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"No water woes, report saysThe island should have plenty, even at zoning buildout."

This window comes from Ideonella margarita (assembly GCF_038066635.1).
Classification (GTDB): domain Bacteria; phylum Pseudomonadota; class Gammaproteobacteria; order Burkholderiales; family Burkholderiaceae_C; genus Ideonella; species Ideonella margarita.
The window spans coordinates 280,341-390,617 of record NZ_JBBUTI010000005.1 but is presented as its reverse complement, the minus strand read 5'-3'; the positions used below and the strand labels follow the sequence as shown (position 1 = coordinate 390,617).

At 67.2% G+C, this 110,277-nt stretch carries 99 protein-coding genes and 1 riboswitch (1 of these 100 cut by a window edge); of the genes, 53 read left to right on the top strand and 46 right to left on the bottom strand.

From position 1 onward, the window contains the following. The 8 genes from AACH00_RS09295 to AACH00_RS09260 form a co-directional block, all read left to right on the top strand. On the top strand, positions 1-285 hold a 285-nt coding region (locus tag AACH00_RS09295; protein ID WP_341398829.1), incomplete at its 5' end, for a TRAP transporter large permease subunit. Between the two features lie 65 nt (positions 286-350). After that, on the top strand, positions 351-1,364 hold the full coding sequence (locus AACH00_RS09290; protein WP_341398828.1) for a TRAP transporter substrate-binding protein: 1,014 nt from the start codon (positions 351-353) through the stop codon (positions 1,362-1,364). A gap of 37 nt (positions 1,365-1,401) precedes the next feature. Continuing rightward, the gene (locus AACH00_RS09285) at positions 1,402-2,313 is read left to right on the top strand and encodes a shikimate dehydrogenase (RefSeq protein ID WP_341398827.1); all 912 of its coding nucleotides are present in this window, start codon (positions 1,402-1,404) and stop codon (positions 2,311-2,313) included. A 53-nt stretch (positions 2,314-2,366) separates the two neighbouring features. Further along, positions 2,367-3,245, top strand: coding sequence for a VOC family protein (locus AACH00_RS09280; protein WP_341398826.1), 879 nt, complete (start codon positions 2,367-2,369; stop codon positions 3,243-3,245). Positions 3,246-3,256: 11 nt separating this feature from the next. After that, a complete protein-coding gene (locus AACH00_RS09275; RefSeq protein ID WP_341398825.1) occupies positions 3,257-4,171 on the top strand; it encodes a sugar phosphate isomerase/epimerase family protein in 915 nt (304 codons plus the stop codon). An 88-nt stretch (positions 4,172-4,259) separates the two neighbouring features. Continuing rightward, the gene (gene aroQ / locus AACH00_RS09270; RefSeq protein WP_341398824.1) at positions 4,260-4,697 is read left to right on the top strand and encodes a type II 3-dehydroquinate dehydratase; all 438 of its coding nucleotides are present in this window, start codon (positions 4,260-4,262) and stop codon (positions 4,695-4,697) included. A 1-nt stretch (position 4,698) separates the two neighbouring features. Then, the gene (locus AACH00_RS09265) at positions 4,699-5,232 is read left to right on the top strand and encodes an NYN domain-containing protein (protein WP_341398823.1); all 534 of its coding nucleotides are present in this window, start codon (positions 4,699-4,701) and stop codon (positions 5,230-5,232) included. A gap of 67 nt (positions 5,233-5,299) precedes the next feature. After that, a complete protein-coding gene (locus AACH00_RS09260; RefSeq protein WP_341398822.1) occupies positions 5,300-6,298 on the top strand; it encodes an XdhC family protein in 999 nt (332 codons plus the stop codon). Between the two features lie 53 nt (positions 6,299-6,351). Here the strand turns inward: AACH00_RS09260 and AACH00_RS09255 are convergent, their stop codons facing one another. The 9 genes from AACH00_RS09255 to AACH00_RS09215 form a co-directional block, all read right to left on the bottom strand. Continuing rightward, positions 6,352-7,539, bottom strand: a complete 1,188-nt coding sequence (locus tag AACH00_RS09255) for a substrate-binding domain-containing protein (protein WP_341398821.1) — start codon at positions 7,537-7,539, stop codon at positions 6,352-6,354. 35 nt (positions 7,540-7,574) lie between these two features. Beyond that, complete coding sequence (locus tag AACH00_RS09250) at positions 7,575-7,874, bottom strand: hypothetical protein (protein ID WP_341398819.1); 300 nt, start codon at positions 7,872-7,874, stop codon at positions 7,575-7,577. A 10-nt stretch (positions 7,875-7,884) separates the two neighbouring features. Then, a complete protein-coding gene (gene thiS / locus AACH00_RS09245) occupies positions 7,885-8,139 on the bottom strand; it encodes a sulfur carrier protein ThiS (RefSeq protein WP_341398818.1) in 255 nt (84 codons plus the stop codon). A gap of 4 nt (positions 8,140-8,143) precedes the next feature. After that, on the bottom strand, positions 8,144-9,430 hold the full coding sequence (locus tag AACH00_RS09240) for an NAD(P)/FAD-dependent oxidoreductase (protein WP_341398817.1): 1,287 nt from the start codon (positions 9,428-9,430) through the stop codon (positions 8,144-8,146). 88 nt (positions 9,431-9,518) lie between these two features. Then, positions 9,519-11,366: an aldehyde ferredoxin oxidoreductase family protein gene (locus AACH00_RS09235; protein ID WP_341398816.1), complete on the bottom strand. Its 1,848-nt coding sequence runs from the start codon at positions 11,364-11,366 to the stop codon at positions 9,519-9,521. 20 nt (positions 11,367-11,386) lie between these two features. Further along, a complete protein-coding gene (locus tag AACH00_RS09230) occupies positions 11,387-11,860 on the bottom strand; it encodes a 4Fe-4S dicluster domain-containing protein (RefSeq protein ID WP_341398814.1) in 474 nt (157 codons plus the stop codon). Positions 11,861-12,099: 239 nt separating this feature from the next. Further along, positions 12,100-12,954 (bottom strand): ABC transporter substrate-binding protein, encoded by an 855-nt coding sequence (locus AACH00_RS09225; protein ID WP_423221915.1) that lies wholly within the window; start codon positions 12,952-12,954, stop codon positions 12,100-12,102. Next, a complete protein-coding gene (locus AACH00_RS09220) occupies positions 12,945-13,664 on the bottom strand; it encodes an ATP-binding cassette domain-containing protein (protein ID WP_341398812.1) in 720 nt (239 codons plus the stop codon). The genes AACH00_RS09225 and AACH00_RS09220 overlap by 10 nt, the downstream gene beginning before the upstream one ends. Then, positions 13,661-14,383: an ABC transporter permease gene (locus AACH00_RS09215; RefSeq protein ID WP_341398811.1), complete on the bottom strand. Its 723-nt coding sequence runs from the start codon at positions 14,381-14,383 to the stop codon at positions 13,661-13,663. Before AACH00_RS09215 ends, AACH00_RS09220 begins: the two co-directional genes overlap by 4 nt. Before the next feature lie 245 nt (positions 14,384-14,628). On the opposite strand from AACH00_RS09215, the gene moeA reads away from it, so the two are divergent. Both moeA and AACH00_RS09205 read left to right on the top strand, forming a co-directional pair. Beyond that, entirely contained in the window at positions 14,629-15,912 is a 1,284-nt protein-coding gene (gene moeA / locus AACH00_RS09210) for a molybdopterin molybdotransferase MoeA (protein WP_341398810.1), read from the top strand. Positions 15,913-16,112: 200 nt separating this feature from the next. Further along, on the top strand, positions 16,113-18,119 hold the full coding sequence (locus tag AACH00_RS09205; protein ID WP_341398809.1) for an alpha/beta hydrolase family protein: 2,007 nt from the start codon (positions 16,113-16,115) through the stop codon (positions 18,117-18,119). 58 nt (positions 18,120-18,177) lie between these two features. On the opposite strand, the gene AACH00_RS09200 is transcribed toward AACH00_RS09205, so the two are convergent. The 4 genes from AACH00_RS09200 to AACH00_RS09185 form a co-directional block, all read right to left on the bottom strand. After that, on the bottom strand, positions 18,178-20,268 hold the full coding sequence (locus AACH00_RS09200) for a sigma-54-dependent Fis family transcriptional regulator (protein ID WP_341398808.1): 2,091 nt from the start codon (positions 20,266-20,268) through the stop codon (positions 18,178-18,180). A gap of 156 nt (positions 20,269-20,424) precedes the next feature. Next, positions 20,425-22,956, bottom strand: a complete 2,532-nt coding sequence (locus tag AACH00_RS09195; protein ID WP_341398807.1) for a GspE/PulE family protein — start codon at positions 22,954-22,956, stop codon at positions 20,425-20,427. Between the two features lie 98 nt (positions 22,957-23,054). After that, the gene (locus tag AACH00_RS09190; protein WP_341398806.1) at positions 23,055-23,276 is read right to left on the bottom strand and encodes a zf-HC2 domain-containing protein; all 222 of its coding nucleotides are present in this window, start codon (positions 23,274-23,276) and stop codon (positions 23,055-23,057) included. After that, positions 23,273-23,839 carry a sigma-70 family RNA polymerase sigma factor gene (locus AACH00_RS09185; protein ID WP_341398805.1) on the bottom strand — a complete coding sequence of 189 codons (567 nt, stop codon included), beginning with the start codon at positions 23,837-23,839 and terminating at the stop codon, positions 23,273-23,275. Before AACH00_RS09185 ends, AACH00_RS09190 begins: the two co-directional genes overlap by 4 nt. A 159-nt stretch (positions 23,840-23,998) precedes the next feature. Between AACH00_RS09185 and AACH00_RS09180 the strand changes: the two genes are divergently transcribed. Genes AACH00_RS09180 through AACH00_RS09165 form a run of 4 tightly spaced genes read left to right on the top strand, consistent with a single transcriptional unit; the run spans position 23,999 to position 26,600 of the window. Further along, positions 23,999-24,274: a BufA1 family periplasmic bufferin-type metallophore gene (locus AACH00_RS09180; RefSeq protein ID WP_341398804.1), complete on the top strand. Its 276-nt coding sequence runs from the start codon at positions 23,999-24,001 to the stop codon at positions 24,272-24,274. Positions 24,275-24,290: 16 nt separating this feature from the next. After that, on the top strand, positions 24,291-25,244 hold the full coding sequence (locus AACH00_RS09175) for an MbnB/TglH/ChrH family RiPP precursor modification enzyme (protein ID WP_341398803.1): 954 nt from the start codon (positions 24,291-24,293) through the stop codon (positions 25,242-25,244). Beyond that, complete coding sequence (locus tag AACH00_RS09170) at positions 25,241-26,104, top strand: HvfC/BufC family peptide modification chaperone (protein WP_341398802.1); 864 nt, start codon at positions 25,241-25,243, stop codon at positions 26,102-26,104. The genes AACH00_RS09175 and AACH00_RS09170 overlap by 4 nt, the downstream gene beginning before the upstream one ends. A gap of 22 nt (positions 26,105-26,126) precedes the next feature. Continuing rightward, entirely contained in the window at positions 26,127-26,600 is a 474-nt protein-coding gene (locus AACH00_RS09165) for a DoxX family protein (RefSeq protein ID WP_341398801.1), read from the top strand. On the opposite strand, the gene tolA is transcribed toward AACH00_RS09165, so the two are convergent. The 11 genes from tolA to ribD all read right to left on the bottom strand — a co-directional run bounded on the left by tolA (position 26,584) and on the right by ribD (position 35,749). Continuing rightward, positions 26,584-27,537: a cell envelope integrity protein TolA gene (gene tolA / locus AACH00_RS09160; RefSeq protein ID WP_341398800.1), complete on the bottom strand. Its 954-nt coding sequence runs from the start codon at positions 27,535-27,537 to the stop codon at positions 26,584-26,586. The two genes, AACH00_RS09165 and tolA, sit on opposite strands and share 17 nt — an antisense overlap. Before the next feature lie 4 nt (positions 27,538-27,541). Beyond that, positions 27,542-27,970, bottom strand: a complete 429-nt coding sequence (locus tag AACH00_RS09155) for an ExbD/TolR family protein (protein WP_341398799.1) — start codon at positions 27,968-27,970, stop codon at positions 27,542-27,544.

"Contrary to concerns that Bainbridge Island's growth is outstripping its water supply, a detailed new study shows that the island has an abundance of good-quality underground drinking water lying relatively close to the surface.We have our soggy climate to thank.The study, by consultant Richard Warren of the Seattle engineering firm of Kato and Warren, shows that rainfall is providing the water-bearing aquifers under the island with almost six times as much water annually as is being used.In terms of total available groundwater, it looks like the island can reach the goals it set for itself, Warren said.That means there is plenty of water to allow the island to reach its projected population growth. In fact, the study shows that at the present rate of use, there is enough water to support an island population of well over 100,000 people - a number nobody expects to see for a very long time indeed.This is a very well done study, city council member Michael Pollock said. It allays fears about water availability.Warren said that the island's water issues tend to be localized - spot shortages, wells drilled in the wrong place and distribution-system problems.The south end - south of Eagle Harbor - is more at risk of shortages, and at some point development will feel a pinch, he said. But the north and central portions of the island lie on top of several prolific aquifers, he said.The study produced a water budget that balanced supply and demand. It looked at weather data and determined that over the long term, the island receives an average annual rainfall of 35 inches. Calculations indicated that about 15 inches is lost to evaporation, and seven inches to runoff, leaving 13 inches to recharge the aquifers.Spreading 13 inches of water of the island's 17,600 acres yields an annual recharge of 19,000 acre feet, the study says.An acre-foot of water - the amount required to cover an acre with water one foot deep - is roughly 325,000 gallons, enough to satisfy the annual requirements of almost seven people, the study says. Current island population estimates range from about 20,000 to 25,000 people, which would indicate water use of 3,000 to 3,700 acre feet per year.And if all the buildable lots on the island were developed, the estimated population would be roughly 35,000 to 40,000 people, according to long-range planner Marti Stave. That number would still use less than 6,000 acre feet of water annually.With present zoning, water is not likely to be the limiting factor in growth, Warren said.Good to drinkWater quality is also excellent, the report says. Of the 983 wells that were examined - virtually all the wells on the island - only 13 showed above-background levels of chlorine, indicating that saltwater intrusion is a negligible problem. No well exceeded health standards for nitrates - a pollutant that comes from septic failure or fertilizer getting into the groundwater.A number of wells, mainly those drilled into very shallow aquifers, showed elevated quantities of iron and manganese. The report says those naturally occurring elements do not pose a health problem but only an esthetic problem - the water looks dirty.In general, the water problems that do exist stem from excessive reliance on very shallow sources of water, Warren said - those aquifers that lie above sea level.Pollock said use of the above-sea-level aquifers should also be discouraged because those are the sources of many island streams.The report said greater use should be made of two large and productive aquifers, the so-called Fletcher Bay Aquifer, which supplies most of the municipal water supply, and what is called the Sea Level Aquifer, a relatively shallow formation that underlies some 85 percent of the island.Warren also said that water-pressure problems, which can be an issue for firefighting, stem from inadequate distribution systems, not insufficient water.In some places you need bigger pipes, he said. Pollock said the report may have resolved the question of whether water supply is adequate, but it points out a policy issue that needs to be addressed, namely, whether to move to a more integrated water system and away from reliance on individual wells.In some areas of short supply, it may make more sense to take the water to the people through a better distribution system rather than have everybody dig their own well, he said.A summary is available on the city web site, with the full report available for review at city hall, and for purchase at Custom Printing and Sound Reprographics. "

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